I'm probably going to catch some flack for this but I'm going to say that effectively there are no prospects for a Linguistics graduate to get a job in the Linguistics field outside of academia (i.e. being a professor or paid researcher). By which I mean it's very unlikely you'll find a job which explicitly requires linguistic knowledge. But here's the good news: it's the same situation for pretty much every single degree except the hard sciences, engineering, computer science, statistics, and finance/accounting. Even business majors (excluding finance/accounting) will have a hard time finding a job that wouldn't also accept an English Lit. major. To a certain extent, undergrad degrees don't matter as long as you have one, so you might as well choose something you find interesting.

As for Computational Linguistics, that's a whole different ball game. It's an interdisciplinary field (with cross-over skills that can qualify you for multiple types of careers) and it sits very much on the "applied" side of the theoretical/applied spectrum. Obviously, applied disciplines will have an easier time finding a job as they create more tangible outputs that companies can use and sell.

Other interdisciplinary fields in linguistics include psycholinguistics (psychology + linguistics), historical linguistics (history + linguistics), sociolinguistics (sociology + linguistics), and neurolinguistics (neurology + linguistics). With the exception of neurolinguistics, I'd say these are all rather theoretical. You'd have more career opportunities but there are fewer employers looking for your exact skill set.

Another problem is that few universities offer degrees or courses in these interdisciplinary fields at the undergrad level (probably historical and socio excepted). This means you either need to wait until graduate studies or take some sort of major/minor degree.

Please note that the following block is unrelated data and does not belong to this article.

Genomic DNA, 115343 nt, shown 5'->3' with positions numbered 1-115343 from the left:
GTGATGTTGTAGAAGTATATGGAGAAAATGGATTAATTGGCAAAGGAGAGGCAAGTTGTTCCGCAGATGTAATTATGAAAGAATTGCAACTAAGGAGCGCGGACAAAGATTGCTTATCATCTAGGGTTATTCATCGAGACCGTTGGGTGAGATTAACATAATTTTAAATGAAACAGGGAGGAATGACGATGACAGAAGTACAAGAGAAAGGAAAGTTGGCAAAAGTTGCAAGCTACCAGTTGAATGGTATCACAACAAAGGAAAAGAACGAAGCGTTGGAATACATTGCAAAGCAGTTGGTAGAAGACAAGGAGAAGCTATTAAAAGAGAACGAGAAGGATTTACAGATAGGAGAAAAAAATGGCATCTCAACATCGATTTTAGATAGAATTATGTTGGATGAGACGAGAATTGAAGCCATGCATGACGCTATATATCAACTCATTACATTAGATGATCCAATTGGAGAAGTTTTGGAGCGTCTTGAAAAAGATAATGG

To be frank, I do not think you are ready to study linguistics. Your expectations as to what linguistics is and what linguists do seems off and you have not done nearly enough research into what fields are entailed in linguistics. I would suggest going to the websites of prospective schools and seeing what courses linguistics students are required to take. Read the syllabuses. Don't just stop at first year courses but also look at second year and third year courses (just try not to get discouraged if you don't understand what upper-year courses are talking about. Remember, you'll have 1-2 years of training before you have to take those courses). See if the courses appeal to you. This will tell you if you want to study linguistics as well as give you a better idea of what is available. And, unless you have a career in mind that you want to work towards, don't worry too much about getting a job afterwards as the vast majority of people take careers completely unrelated to their degrees.

And if you look at the courses and decided a degree in linguistics isn't right for you, don't be afraid to keep linguistics as a hobby. I think I'm right in saying that the vast majority of people on this StackExchange did not take linguistics as their undergrad nor made linguistics their career. I know I only became interested in linguistics in the final year of my undergrad.